The Vampire Lovers (1970)
The Vampire Lovers (1970)

Genre: Horror Running Time: 1 hr. 31 min.

Release Date: October 22nd, 1970 MPAA Rating: R

Director: Roy Ward Baker Actors: Ingrid Pitt, Pippa Steele, Madeline Smith, Peter Cushing, George Cole, Dawn Addams, Kate O’Mara, Douglas Wilmer, Kirsten Betts

 


 

B

aron Joachim von Hartog (Douglas Wilmer) speaks of his impending vengeance against the Karnstein family for the death of his sister. The Karnstein castle, where he now lies in wait, houses what he claims to be murderers from beyond the grave – ghostly specters that arise to feast on the blood of unfortunate souls. Just outside the neighboring tavern, a man is attacked by a white-sheeted ghoul – an abomination that drifts about the courtyard waiting for its next meal. But Hartog is ready for it, taunting it with its own shroud.

A vampire can be destroyed only by a stake through the heart … or decapitation. And so, before the opening credits even roll, a beautiful blonde bloodsucker has her head sliced off; her seductive ways were not enough to beguile the baron. Shortly thereafter, at a lavish birthday bash, General von Spielsdorf (Peter Cushing) welcomes the arrival of the Countess (Dawn Addams) and her daughter Marcilla (Ingrid Pitt) – newcomers who immediately capture the attention of the ballroom. And when a conspicuously pasty-faced, black-and-red-caped man arrives, the dance floor falls silent.

It’s not long before the General’s niece, Laura (Pippa Steele), falls for the alluring presence of Marcilla, who stays at the vast estate while the Countess leaves to attend to a sick relative. It’s quite obvious that the attractive visitor and the vampiric man she continues to meet up with are brewing evil plans. When Laura starts having regular night terrors and begins to weaken considerably, the doctor blames anemia. But Marcilla surely has something to do with the young woman’s rapidly worsening condition. It’s as if her blood is slowly being drained from her body.

Arriving in 1970, “The Vampire Lovers” is a bit edgier than the standard Hammer frightener, struggling to keep gothic horror relevant and to keep up with the times. Not only is the violence immediate and visualized (and further suggested by lengthy bouts of screaming), but there are also the additives of nudity and lesbianism – elements that contribute to a significantly maturer product. Several other vixens turn up too, including Madeline Smith as Emma Morton (Marcilla’s next conquest) and Kate O’Mara as her governess, supplying copious amounts of cleavage, batting eyelashes, and naked frolicking from bathtubs to beds. These sequences are meant to be erotic, but they’re actually funnier than they are sexy.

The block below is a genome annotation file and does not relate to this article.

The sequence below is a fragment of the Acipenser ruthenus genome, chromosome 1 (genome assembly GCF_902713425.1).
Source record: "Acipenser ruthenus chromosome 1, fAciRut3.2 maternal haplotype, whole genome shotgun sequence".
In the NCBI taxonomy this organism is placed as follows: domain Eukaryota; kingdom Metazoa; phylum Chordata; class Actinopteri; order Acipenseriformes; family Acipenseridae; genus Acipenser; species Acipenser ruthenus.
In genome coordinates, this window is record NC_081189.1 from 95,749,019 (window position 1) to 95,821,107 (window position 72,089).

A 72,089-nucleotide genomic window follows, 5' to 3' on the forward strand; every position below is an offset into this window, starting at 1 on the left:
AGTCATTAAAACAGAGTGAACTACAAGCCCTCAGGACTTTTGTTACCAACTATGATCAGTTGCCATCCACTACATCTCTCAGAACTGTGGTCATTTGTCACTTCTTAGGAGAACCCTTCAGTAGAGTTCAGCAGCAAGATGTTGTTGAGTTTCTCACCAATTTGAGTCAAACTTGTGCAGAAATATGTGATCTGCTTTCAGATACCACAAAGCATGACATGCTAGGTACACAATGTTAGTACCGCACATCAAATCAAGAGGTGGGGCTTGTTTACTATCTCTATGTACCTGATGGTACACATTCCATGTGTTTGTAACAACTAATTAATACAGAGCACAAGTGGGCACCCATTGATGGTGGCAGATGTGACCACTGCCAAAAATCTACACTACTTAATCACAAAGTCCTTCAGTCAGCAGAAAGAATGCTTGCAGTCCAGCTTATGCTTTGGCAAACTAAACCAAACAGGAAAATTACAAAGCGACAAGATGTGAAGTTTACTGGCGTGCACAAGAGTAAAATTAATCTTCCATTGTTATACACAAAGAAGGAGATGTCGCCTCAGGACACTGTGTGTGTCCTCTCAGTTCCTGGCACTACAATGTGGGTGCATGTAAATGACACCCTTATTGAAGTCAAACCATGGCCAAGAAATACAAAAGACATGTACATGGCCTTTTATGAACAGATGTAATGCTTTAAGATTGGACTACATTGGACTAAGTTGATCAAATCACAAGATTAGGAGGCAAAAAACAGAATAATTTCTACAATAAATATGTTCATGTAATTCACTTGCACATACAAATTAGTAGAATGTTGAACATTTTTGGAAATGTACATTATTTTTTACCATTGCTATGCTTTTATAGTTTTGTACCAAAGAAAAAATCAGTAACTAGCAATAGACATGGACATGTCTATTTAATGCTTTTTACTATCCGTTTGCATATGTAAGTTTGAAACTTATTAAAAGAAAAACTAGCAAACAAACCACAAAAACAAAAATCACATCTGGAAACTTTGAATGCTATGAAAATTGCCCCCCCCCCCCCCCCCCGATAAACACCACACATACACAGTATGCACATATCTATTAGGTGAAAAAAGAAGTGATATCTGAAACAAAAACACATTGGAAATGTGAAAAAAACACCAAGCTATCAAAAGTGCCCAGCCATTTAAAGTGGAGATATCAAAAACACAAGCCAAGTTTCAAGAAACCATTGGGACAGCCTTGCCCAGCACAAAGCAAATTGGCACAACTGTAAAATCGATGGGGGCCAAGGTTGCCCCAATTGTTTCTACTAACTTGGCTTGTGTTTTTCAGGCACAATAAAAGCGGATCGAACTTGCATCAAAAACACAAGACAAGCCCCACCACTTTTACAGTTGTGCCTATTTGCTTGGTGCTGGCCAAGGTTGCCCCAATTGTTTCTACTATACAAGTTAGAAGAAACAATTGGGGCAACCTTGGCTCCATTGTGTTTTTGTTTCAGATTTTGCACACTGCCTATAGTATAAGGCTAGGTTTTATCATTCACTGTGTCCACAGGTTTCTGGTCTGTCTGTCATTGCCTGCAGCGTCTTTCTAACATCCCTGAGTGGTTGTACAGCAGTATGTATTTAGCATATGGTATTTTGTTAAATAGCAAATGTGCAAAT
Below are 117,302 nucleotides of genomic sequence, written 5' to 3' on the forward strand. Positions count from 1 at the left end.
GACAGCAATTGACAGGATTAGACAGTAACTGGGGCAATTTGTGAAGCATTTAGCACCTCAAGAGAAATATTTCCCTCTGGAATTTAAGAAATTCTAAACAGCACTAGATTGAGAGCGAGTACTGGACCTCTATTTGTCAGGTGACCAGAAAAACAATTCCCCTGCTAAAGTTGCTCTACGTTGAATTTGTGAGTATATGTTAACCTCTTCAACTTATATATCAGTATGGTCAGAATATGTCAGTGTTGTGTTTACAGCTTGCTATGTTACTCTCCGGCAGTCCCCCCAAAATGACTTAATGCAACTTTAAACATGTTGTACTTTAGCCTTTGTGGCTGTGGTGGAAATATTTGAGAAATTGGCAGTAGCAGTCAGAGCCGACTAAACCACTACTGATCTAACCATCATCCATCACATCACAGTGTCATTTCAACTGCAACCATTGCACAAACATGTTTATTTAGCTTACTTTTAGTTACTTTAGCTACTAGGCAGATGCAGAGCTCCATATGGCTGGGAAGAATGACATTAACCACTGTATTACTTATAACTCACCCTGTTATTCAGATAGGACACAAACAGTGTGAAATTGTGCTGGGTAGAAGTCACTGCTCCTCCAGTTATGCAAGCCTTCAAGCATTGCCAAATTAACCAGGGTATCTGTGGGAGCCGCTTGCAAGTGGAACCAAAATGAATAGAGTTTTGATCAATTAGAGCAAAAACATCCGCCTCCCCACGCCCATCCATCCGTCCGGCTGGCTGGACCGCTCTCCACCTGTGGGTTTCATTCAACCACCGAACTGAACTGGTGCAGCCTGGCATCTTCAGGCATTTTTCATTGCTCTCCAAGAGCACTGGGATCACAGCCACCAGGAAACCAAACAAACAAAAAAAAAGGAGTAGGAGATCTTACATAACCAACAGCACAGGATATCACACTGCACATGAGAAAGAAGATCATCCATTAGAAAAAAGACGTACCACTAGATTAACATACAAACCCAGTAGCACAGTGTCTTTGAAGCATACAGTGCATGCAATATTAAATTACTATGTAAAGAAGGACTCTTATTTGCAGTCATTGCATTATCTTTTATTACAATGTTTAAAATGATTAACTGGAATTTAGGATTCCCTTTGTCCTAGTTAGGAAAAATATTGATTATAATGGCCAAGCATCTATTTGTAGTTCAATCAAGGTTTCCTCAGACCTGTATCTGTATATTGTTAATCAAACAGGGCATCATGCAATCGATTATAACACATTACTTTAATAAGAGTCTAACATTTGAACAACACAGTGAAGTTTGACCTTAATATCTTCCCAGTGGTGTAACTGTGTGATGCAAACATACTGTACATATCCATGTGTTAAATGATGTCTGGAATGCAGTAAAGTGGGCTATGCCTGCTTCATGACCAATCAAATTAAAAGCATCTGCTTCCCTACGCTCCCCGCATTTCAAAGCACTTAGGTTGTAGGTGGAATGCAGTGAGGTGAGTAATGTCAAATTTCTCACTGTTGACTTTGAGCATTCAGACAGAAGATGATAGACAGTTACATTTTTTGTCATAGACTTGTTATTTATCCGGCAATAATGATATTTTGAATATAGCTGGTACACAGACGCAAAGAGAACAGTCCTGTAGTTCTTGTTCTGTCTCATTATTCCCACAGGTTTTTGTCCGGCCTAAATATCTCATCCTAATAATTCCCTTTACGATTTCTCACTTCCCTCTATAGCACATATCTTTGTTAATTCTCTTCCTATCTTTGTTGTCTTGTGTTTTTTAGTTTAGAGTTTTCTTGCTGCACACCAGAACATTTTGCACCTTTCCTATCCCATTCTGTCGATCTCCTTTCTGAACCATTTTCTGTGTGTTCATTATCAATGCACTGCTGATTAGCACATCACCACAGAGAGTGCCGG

Not so unexpected from the legendary studio’s works is the speed at which the story unfolds. The setup wastes no time, building up the plot prior to the title credits, before moving so quickly that there’s barely time for anyone to grieve the numerous deaths. The only things the movie slows down for are additional moments of stripping, caressing, and nightmares about an oversized rapist cat creature. Curiously, there’s a lack of mystery surrounding the vampire antagonists, who hypnotize or kill everyone in their way, making the story meander around the surviving characters, who reluctantly accept the superstitions of the villagers.

“That girl is a guest in my house!” Eventually, Hartog returns to help destroy the monsters once again, culminating in a race against the clock to save the various people possessed – or being drained – by Marcilla. In the end, “The Vampire Lovers” proves to be atmospheric, nicely costumed, and routinely amusing in its bloodsucking ordeals, even boasting a twisty, open-ended conclusion. But it’s rarely scary. And as part of a loose trilogy of vampire pictures (including “Lust for a Vampire” and “Twins of Evil”), plenty of information remains unelaborated upon, giving this chapter an unresolved feel.

– Mike Massie

  • 6/10